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There's too much weed and not enough stores in New York, and more

New York's cannabis glut, Green Thumb Industries results, Reynolds wants a cannabis expert, and interstate commerce...maybe?

Good evening,

You’ve made it to the end of Thursday, so congratulations on that.

And a hearty welcome to the 50 or so new subscribers that have joined us since Tuesday’s send.

I’m playing around with delivery times, so let me know if you like your Cultivated in the morning with a cup of coffee or after work with a beer — it’s going to take a while to generate some useable data here so your opinions help!

Alright, a lot’s happened since Tuesday so let’s get to it.

💡What’s the big deal?

What’s happening: New York State growers are sitting on nearly a billion dollars of weed, with few places to sell it, The Guardian reports.

With only a handful of legal cannabis shops open in the state, much of this valuable stash will either go to waste, or get diverted to the illicit market.

Why it matters: Like any other organic product, cannabis takes months to go from seed to consumable product. Many growers I’ve spoken with in the past few weeks say they’re wary of planting for next year unless more stores open and open quickly.

And when dried cannabis is stored for too long, the THC content, flavor, and overall quality can degrade — and not to mention, create problems with mold and other contaminants — unless it’s processed into derivative products like oils or edibles.

🌿 Jer’s take

It’s going to take a long time to iron out New York’s cannabis supply chain.

Each state functions as a de facto closed market, thanks to a pesky piece of parchment known as the Constitution.

The Constitution’s Commerce Clause gives the federal government power to regulate commerce between states, and cannabis is, of course, federally illegal.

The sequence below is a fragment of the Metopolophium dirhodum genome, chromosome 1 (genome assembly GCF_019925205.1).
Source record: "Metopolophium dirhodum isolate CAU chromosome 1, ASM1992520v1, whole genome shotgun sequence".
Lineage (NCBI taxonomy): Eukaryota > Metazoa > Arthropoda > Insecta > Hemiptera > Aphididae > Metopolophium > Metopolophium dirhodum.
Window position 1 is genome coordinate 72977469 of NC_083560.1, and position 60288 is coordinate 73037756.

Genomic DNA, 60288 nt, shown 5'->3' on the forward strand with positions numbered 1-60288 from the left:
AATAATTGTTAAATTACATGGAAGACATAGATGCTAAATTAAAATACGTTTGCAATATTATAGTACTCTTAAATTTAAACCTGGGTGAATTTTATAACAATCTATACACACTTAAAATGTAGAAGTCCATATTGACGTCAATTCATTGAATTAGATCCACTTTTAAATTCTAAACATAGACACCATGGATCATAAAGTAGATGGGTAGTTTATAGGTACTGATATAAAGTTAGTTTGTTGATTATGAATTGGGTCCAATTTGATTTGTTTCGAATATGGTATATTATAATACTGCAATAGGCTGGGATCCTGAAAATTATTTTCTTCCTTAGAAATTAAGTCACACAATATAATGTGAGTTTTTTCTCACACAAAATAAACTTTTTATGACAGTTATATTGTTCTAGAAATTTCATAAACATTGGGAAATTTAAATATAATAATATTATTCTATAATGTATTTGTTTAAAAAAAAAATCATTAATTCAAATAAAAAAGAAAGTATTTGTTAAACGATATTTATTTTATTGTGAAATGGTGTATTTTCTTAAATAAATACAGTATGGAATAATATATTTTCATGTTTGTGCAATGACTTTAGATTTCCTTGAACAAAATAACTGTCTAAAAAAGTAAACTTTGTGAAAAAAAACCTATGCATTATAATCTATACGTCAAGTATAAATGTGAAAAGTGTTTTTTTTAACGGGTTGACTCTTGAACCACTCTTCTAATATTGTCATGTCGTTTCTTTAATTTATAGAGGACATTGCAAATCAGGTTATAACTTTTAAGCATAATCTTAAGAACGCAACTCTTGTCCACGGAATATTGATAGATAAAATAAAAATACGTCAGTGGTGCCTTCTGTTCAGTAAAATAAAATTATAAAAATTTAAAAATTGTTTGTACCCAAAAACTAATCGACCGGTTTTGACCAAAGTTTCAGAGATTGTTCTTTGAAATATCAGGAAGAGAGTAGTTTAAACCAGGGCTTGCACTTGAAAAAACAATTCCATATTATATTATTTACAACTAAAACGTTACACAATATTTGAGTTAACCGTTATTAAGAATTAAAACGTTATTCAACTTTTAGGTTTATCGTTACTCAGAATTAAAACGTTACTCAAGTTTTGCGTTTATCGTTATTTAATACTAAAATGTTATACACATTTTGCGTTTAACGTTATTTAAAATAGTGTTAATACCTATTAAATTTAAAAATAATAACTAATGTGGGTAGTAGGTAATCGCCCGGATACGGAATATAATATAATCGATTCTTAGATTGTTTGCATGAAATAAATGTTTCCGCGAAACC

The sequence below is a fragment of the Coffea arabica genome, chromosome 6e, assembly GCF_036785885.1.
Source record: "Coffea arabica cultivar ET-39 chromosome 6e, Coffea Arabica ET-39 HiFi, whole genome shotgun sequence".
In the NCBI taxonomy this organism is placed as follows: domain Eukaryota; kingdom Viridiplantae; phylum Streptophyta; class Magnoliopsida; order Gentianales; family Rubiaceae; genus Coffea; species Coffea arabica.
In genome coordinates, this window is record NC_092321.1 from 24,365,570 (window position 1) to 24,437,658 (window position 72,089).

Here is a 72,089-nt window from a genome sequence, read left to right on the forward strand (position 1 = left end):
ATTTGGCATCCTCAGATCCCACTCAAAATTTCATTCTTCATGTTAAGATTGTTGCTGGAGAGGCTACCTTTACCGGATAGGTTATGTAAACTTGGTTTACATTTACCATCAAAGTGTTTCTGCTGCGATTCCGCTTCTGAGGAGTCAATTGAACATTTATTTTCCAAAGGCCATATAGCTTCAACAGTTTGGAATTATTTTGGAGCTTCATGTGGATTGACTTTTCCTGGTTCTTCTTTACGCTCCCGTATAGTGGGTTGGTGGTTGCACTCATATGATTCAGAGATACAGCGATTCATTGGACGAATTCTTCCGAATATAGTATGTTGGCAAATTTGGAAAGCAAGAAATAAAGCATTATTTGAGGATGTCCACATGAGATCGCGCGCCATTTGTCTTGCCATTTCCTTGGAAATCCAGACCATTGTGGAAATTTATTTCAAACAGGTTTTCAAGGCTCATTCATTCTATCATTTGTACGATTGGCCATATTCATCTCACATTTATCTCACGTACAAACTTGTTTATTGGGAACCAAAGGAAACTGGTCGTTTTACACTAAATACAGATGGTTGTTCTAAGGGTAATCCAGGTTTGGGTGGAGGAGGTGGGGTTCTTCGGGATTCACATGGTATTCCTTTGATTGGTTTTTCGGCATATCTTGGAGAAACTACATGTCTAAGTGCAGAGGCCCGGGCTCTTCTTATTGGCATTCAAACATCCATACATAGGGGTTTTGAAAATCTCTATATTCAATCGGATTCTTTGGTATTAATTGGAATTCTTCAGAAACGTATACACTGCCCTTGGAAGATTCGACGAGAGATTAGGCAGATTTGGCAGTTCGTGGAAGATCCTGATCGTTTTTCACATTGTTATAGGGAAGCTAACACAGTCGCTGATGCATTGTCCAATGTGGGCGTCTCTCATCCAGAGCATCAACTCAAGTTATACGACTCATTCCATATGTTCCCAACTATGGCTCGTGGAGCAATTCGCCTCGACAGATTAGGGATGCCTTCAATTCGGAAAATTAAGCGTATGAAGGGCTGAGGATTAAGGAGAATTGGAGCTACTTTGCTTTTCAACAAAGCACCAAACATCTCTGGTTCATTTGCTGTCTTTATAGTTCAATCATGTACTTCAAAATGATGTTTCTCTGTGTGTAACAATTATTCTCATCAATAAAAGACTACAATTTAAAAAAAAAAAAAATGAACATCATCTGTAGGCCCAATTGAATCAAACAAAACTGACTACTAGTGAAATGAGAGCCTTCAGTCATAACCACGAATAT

It would certainly be a lot of easier if New York dispensaries could rely on importing cannabis from California or Oregon, where there is already so much high quality cannabis grown that the price is collapsing.

Allowing growers in those states transport their products would both help keep prices in check and allow small, social equity-aligned businesses in New York to get a head start — the primary goal of the state’s legalization plan.

Instead, every state has to build an entirely new supply chain and distribution network from the ground up. Which creates problems like the one facing the Empire State.

There’s no way to get rid of the glut without opening more stores, and opening them quickly. I’m no economist, but there’s clearly going to be pricing pressure on New York-grown cannabis, thanks to the glut.

That’s going to shrink the already slim margins that cannabis growers and dispensary owners are counting on as they spend money and resources navigating the bureaucratic hurdles in opening shop.

It’s a great way to undercut the state’s laudable goal of using cannabis to promote economic development among lower-income residents before the whole experiment even takes off.

If you like what you read, consider sharing this post. I need more eyeballs so this thing can make me money.